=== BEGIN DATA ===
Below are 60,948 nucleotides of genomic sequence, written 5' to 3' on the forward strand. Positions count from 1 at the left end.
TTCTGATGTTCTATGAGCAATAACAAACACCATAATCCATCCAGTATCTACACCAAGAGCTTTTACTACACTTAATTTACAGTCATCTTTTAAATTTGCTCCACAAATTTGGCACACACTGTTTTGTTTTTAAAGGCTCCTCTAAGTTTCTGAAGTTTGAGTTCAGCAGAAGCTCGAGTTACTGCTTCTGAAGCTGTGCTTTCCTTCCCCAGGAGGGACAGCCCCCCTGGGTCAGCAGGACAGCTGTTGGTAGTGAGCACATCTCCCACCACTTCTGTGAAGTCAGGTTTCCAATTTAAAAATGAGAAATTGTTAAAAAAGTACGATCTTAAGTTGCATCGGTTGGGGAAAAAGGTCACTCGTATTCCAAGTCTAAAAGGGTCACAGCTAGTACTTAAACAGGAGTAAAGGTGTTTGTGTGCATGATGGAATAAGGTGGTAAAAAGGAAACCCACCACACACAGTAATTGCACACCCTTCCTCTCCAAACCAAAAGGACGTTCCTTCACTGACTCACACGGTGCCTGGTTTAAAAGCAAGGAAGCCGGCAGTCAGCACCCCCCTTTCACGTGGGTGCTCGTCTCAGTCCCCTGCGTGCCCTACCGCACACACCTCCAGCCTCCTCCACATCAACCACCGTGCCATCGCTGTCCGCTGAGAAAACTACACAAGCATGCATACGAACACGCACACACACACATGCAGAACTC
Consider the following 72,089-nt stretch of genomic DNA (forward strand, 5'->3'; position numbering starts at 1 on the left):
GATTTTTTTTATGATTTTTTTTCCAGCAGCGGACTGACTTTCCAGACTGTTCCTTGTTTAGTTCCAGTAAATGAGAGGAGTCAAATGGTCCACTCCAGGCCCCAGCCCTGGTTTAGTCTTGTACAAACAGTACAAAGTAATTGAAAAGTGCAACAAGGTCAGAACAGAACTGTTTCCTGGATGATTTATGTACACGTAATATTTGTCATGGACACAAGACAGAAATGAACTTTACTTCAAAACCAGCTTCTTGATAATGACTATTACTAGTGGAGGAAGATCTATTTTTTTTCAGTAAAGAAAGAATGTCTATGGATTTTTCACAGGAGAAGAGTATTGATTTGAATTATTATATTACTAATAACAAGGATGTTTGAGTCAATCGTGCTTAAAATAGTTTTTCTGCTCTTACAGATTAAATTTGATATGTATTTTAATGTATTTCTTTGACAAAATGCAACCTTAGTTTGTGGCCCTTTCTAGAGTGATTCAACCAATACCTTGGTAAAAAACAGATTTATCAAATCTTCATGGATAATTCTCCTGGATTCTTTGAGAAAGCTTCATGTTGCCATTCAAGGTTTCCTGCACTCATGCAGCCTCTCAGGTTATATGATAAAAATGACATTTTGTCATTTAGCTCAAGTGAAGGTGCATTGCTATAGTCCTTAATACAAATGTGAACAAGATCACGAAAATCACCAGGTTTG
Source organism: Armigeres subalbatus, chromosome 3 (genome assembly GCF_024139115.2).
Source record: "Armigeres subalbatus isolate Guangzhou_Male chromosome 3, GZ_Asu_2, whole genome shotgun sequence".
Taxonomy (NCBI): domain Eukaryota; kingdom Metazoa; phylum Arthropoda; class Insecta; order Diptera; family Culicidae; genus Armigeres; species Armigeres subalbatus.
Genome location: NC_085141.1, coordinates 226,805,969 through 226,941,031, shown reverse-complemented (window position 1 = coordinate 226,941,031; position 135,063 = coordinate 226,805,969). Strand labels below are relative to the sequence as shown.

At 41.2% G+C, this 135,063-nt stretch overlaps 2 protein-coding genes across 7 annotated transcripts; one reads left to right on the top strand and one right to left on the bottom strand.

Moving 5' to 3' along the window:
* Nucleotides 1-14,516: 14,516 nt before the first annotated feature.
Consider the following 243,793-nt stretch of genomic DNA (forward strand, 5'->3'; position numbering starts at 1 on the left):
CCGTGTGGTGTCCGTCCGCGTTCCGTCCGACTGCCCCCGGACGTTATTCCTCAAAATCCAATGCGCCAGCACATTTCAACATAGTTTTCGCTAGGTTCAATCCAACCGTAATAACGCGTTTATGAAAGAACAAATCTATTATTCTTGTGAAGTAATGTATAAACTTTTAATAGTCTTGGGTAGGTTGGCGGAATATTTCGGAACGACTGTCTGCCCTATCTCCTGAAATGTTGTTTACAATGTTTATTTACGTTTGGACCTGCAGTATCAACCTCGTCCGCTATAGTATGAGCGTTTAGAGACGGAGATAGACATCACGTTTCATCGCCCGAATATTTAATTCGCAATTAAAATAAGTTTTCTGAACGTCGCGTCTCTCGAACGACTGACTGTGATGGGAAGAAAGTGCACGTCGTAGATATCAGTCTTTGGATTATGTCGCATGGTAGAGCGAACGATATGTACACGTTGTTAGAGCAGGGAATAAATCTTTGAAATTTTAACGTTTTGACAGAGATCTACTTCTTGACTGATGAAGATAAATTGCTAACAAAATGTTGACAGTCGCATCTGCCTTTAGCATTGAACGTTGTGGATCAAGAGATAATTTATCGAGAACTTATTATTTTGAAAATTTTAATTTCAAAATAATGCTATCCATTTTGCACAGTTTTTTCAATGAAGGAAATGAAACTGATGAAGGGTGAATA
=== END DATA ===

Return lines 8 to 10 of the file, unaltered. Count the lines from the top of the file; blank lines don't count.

Genome location: NC_085141.1, coordinates 226,805,969 through 226,941,031, shown reverse-complemented (window position 1 = coordinate 226,941,031; position 135,063 = coordinate 226,805,969). Strand labels below are relative to the sequence as shown.

At 41.2% G+C, this 135,063-nt stretch overlaps 2 protein-coding genes across 7 annotated transcripts; one reads left to right on the top strand and one right to left on the bottom strand.

Moving 5' to 3' along the window: